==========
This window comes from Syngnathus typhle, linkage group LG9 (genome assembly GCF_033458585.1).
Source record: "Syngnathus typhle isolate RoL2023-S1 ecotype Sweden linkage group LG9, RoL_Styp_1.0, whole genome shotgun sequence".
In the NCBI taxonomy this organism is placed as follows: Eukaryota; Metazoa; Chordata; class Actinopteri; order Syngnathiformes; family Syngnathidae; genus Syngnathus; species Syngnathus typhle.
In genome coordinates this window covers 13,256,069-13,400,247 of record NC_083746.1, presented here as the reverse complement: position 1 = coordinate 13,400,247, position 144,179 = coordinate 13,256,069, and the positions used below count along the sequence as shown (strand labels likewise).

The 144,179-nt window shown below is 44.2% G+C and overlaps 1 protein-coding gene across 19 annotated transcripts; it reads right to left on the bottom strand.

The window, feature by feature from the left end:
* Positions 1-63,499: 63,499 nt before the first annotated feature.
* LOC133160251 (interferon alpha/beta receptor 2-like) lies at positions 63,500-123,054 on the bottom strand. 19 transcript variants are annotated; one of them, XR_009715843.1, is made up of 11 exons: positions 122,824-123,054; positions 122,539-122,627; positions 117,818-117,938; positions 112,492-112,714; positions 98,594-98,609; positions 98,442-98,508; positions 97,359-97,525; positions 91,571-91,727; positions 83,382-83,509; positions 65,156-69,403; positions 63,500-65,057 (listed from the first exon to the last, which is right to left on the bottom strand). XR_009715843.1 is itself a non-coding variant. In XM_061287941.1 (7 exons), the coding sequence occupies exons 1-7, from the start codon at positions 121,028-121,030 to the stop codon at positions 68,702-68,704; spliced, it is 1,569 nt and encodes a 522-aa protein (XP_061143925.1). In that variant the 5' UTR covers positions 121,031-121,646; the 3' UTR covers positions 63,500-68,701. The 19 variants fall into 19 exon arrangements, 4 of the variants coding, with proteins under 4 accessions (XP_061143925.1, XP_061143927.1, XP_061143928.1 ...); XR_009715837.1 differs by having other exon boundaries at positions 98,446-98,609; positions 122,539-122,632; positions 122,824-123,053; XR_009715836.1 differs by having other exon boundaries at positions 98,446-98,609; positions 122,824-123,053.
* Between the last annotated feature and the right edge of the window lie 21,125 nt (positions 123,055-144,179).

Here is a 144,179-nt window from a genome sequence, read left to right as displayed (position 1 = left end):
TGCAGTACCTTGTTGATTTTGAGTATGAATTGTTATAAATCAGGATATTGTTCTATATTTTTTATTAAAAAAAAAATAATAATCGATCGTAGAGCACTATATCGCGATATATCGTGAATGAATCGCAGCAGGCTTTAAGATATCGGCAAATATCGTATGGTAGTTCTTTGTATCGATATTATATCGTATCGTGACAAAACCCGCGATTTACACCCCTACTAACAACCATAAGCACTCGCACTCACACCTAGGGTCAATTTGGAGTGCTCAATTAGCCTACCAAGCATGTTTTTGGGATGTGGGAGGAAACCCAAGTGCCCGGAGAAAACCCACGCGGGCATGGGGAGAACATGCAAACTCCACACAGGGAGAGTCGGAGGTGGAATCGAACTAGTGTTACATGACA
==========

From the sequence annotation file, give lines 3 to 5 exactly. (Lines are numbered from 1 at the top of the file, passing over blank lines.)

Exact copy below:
In the NCBI taxonomy this organism is placed as follows: Eukaryota; Metazoa; Chordata; class Actinopteri; order Syngnathiformes; family Syngnathidae; genus Syngnathus; species Syngnathus typhle.
In genome coordinates this window covers 13,256,069-13,400,247 of record NC_083746.1, presented here as the reverse complement: position 1 = coordinate 13,400,247, position 144,179 = coordinate 13,256,069, and the positions used below count along the sequence as shown (strand labels likewise).

The 144,179-nt window shown below is 44.2% G+C and overlaps 1 protein-coding gene across 19 annotated transcripts; it reads right to left on the bottom strand.